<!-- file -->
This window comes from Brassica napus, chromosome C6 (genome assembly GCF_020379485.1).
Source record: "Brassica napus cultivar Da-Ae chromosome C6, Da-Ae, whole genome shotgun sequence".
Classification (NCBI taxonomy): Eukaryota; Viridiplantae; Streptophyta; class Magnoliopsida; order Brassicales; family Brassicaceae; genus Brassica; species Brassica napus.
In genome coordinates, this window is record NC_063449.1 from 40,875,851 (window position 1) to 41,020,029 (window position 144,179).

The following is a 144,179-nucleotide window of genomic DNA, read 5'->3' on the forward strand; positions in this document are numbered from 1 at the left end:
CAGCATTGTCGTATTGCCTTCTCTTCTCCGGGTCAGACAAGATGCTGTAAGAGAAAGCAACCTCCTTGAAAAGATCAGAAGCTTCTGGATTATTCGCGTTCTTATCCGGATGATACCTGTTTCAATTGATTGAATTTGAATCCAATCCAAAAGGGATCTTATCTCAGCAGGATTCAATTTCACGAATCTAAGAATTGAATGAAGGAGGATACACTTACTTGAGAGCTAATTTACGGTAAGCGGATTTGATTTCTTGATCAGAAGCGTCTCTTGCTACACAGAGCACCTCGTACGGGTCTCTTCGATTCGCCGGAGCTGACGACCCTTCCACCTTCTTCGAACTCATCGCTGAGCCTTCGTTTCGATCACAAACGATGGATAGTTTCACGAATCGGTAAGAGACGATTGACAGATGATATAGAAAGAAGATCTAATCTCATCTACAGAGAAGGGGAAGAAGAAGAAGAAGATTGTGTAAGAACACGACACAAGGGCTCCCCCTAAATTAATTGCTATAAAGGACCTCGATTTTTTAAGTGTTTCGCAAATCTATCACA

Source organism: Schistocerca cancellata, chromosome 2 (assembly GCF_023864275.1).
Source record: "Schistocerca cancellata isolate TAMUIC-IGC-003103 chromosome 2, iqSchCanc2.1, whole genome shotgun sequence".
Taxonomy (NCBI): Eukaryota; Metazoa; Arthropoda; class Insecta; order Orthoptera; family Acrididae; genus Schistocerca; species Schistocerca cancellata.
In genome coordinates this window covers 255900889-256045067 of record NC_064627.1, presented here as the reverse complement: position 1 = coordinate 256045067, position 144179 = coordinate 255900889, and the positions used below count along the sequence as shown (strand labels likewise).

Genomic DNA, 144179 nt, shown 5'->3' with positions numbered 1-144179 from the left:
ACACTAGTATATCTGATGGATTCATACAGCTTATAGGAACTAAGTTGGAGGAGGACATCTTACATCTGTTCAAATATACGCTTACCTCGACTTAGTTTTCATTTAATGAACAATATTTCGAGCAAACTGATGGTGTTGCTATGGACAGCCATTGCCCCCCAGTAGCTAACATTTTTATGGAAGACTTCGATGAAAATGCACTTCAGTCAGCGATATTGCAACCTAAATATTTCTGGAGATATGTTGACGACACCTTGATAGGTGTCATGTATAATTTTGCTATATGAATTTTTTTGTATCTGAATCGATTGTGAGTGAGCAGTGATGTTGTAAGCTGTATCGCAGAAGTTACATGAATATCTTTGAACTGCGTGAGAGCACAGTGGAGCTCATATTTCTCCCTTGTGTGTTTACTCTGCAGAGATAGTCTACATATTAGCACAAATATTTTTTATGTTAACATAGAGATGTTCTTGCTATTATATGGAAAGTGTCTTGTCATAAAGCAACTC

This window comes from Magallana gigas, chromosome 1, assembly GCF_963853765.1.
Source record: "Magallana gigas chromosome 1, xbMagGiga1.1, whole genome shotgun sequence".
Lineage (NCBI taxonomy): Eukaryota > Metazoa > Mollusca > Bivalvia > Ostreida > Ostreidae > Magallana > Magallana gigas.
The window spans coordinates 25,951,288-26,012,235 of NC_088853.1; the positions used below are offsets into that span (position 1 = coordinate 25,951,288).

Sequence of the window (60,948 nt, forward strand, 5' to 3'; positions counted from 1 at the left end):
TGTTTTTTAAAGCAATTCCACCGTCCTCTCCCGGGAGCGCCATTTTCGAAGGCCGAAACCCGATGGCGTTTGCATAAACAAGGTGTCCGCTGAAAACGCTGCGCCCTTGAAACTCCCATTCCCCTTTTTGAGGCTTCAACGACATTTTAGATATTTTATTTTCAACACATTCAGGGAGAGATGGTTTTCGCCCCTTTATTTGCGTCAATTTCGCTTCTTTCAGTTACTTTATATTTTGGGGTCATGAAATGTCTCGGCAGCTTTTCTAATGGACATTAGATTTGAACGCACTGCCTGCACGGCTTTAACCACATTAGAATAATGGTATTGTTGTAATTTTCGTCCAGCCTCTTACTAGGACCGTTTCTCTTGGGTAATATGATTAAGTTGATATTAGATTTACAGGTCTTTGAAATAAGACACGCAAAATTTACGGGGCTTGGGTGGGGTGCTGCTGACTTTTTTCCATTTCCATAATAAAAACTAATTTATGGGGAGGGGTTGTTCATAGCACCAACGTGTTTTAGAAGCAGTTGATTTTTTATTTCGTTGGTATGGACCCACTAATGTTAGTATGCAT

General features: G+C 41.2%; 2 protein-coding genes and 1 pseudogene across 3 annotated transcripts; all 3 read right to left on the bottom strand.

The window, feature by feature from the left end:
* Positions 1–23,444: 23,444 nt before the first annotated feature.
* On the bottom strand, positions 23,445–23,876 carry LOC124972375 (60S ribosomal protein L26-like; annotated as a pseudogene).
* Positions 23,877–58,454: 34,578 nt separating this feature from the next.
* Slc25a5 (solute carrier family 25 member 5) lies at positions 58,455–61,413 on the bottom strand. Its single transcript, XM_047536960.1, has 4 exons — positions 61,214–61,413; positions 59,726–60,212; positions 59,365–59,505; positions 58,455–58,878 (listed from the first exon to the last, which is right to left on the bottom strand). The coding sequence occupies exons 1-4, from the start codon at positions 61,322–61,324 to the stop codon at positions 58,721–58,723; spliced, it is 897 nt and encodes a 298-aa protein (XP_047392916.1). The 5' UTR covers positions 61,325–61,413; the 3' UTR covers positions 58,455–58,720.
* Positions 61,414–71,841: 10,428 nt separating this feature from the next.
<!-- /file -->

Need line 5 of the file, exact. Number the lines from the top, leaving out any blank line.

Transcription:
The following is a 144,179-nucleotide window of genomic DNA, read 5'->3' on the forward strand; positions in this document are numbered from 1 at the left end: